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Old July 1st, 2008
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Established in 1988 to primarily protect waterfowl and its habitat, Lake Ophelia National Wildlife Refuge is located in Avoyelles Parish in east central Louisiana. This 18,000 acre refuge is a mix of bottomland hardwood forests, open fields and croplands crisscrossed with meandering bayous, streams, lakes ponds and the Red River that provides homes for a diversity of wildlife. The refuge is named for its most prominent water body, the 350 acre Lake Ophelia was at one time a channel of the nearby Red River. that are more frequently seen include white-tailed deer, squirrels, little blue herons, night herons, and barred owls. Many songbirds and wading birds arrive in the spring, and the waters are full of game fish such as channel catfish, largemouth bass and crappie (white perch).

Due to its location in east-central Louisiana, this area is influenced by both the Mississippi and Central Flyways. These highways in the sky are the route for millions of duck and geese each spring and fall. Although mallards, gadwall and green-winged teal are the most abundant waterfowl species on the refuge; wood ducks, blue-winged teal, northern shovelers, northern pintails, and widgeon are also plentiful. Diving ducks such as scaup and ring-necked ducks use deeper refuge waters. Canada, snow and white-fronted geese can sometimes be observed feeding in harvested croplands.

Few endangered and threatened species frequent the refuge and sightings are always marked with special interest. The peregrine falcon is an occasional visitor and bald eagles nest in the area.

The cypress-lined lake is renowned for its warmwater fishery. The land surrounding Lake Ophelia was once part of a vast bottomland hardwood forest that stretched along the Mississippi River. Much of this forestland, including large areas of what would become Lake Ophelia National Wildlife Refuge, was cleared for agriculture in the 1970s.

Lake Ophelia National Wildlife Refuge supports a wide variety of wildlife species. Though established primarily for waterfowl, the refuge also is a place for all or part of the year for mammals, songbirds, fish, reptiles, and amphibians. Many of these animals are difficult to see. Hiding throughout the refuge are creatures great and small such as bobcats, alligators, red and grey fox and wild turkeys. River otter, beaver, raccoon, mink and nutria also make the refuge their home.

The threatened Louisiana black bear is rarely sighted moving through the area, but is expected to reestablish as the Tensas River bear population to the north and the Atchafalaya River population to the south increase. As young bears look for new homes, the refuge and surrounding woodlands can play an important role in its recovery. Not only will this area serve as a corridor linking these two existing bear populations, but also as
habitat for additional bears.

Lake Ophelia National Wildlife is actively managed to provide a diverse habitats for the myriad of animal species that abound here. Croplands, reforested uplands, bottomland hardwoods, cypress swamps and permanent waters are molded to benefit wildlife. Refuge croplands are farmed on a share basis, leaving part of the crops in the fields for refuge wildlife. Moist soil areas are managed by lowering and raising water levels to promote natural vegetation favored by ducks and geese. During the fall and winter, croplands and naturally vegetated areas are flooded, thus “setting the table” for wintering waterfowl. In late summer, wetland pools are dried to create mudflats for migrating shorebirds.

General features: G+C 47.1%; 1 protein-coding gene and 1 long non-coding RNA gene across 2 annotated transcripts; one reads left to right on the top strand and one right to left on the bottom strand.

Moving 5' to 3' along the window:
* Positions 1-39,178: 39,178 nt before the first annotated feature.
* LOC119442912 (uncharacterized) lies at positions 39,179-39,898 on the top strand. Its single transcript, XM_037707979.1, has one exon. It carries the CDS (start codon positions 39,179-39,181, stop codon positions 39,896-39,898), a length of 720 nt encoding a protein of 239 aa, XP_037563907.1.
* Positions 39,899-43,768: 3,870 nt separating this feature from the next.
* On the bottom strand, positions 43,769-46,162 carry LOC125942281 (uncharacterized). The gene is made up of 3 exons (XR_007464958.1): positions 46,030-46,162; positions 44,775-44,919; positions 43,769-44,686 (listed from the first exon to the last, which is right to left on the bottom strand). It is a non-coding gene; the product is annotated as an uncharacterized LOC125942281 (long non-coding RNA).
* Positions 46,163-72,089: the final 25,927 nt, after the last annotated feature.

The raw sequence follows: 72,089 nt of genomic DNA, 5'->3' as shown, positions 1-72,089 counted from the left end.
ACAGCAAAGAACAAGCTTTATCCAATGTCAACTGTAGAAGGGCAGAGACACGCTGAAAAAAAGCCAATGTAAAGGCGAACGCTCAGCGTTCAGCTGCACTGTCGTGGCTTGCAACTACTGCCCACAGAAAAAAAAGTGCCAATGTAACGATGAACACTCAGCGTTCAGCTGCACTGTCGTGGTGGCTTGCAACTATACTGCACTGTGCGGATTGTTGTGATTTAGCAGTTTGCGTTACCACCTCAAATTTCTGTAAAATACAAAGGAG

Two centuries ago the Lower Mississippi River Valley contained over 24 million acres of bottomland hardwood and swamp forests. Today, only 4.4 million acres of wetland forests remain, most as islands in a sea of agriculture. Gone from Lake Ophelia National Wildlife Refuge are the Florida panther and red wolf, lost forever are the ivory-billed woodpecker and Backman’s warbler. In efforts to restore large forested block and re-link fragmented forest, several Federal and State natural resource agencies are promoting reforestation of marginal privately-owned land and replanting cleared forest on public land. Lake Ophelia National Wildlife Refuge is part of these efforts. Many agricultural fields on the refuge have been planted with hardwood trees that once dominated the land. These native oaks, cypress, ash, gum, and pecan trees will help restore the bottomland hardwood and swamp forests that supported such a large diversity of wildlife.

The refuge is open for small game, white-tailed deer and waterfowl hunting. See the refuge Hunting Brochure for more information. You are welcome to visit the refuge any time of the year from daylight to dark. The best time for seeing wildlife is early in the morning or at dusk. The refuge; located at the end of Louisiana Highway 452, 18 miles north of Marksville; is open year-round from daylight to dark. Portions of the refuge are seasonally closed due to flooding and to reduce disturbance to wildlife. The headquarters is located on Louisiana Highway 1194, 3.9 miles from the junction of Highway 1194 and Louisiana Highway 1 in Fifth Ward. Highway 1194 becomes Island Road 0.5 miles from the headquarters. An alternate route from Marksville is south on Louisiana Highway 115 to Little California Road, 3.3 miles to Island Road, the headquarters is located 0.5 miles left from the intersection. The headquarters office opened Monday through Friday from 7:30 am to 4:00 pm.

Area Map: http://www.fws.gov/southeast/pubs/lopmap.pdf
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